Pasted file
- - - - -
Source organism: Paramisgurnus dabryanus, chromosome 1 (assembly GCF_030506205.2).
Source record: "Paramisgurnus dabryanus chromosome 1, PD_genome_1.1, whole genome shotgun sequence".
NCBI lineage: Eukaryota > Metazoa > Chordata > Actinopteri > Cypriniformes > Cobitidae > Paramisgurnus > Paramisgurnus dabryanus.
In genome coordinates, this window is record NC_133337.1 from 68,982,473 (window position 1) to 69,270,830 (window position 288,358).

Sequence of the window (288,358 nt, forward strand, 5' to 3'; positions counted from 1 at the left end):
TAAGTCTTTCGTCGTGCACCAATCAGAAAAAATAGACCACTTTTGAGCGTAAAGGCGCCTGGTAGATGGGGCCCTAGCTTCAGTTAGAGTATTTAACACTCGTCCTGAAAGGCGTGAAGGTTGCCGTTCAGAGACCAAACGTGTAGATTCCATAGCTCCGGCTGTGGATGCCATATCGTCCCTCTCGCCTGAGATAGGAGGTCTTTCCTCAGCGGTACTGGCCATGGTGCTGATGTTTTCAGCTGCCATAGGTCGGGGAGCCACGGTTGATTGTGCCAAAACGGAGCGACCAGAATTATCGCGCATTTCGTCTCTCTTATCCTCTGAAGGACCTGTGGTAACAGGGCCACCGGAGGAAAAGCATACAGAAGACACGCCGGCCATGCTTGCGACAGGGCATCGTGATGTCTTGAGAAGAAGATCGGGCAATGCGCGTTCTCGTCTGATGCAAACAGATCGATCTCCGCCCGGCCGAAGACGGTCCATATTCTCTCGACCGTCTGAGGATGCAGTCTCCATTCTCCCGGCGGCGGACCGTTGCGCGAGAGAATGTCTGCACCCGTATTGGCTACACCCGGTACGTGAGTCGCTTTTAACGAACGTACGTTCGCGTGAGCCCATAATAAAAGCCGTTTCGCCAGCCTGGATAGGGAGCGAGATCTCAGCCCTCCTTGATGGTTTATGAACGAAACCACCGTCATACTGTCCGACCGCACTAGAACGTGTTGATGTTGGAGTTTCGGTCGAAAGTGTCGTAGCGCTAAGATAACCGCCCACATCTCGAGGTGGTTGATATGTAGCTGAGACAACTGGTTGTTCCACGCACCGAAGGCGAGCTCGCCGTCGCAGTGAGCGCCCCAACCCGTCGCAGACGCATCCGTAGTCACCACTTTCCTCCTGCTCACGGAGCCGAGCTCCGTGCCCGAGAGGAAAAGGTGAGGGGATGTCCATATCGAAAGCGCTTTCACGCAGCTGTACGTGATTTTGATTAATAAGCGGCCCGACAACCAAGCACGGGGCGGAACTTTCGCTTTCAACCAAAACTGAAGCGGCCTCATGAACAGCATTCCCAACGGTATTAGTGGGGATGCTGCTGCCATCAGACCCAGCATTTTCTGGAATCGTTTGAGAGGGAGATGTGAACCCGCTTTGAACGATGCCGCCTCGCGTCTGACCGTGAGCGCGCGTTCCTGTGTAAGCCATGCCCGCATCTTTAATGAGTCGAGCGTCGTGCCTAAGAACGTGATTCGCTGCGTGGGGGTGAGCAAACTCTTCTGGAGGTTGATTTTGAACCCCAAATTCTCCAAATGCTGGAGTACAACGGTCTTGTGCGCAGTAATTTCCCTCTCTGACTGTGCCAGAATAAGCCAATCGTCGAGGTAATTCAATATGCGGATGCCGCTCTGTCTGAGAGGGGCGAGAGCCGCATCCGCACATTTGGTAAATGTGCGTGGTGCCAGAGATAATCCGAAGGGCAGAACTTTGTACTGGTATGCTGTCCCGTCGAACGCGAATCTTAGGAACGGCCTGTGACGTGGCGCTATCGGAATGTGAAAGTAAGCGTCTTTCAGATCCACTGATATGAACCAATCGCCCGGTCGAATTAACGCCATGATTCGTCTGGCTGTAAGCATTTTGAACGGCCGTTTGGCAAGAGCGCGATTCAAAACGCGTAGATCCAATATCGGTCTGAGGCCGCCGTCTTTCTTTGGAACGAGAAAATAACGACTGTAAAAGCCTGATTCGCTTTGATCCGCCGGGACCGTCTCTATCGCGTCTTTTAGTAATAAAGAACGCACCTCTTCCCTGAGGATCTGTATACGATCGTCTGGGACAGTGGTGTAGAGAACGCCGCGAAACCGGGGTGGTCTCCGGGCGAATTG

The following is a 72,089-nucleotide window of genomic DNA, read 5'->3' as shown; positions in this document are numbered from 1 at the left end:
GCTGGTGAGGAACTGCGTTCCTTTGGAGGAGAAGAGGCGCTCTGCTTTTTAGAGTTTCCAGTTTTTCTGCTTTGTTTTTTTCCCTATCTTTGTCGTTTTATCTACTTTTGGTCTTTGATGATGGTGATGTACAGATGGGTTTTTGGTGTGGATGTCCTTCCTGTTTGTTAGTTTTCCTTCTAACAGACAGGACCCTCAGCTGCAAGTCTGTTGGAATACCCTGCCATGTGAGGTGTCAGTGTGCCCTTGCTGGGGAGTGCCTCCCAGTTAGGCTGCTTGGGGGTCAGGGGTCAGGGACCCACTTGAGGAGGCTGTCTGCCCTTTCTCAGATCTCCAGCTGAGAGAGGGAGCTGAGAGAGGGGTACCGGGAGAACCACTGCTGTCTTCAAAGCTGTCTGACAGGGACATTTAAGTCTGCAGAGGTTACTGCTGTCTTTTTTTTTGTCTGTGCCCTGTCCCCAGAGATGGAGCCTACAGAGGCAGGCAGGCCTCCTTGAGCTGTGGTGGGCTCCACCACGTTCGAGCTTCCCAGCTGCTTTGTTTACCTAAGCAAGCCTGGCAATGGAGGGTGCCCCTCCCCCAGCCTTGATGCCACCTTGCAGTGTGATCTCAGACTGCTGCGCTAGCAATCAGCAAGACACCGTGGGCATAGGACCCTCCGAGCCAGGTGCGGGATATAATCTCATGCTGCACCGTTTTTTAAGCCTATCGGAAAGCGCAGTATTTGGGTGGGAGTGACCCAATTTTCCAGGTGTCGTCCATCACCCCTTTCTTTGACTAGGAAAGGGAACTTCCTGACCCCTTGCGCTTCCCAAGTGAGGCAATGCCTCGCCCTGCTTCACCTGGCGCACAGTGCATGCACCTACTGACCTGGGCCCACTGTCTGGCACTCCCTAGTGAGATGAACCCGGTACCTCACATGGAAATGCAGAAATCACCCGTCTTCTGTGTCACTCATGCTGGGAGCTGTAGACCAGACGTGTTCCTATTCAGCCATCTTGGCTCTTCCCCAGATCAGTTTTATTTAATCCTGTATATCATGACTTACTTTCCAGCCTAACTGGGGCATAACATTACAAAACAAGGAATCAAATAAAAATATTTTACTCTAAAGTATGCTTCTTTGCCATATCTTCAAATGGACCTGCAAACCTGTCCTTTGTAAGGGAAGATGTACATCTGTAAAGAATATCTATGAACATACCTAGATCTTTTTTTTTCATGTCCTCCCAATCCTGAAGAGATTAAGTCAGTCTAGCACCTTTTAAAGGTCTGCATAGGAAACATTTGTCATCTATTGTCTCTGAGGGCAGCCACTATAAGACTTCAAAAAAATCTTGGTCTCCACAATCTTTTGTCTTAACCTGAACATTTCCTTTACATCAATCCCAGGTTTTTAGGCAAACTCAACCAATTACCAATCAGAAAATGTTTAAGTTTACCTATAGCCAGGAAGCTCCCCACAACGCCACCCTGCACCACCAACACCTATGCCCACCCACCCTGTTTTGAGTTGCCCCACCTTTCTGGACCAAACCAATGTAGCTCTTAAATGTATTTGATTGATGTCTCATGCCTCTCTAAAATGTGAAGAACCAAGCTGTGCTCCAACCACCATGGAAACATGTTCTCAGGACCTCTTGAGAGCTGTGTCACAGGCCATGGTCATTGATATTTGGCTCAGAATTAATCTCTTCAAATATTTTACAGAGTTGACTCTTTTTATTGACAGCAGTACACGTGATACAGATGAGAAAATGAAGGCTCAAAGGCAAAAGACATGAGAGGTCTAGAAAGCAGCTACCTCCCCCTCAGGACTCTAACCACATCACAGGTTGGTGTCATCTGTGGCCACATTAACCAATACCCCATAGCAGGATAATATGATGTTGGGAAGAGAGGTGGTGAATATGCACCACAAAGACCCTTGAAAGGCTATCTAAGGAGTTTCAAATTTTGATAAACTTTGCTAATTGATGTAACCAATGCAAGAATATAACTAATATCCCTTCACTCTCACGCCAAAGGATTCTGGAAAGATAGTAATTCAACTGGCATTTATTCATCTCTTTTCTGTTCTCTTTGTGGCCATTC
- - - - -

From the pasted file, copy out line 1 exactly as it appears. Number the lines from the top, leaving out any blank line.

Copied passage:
Source organism: Paramisgurnus dabryanus, chromosome 1 (assembly GCF_030506205.2).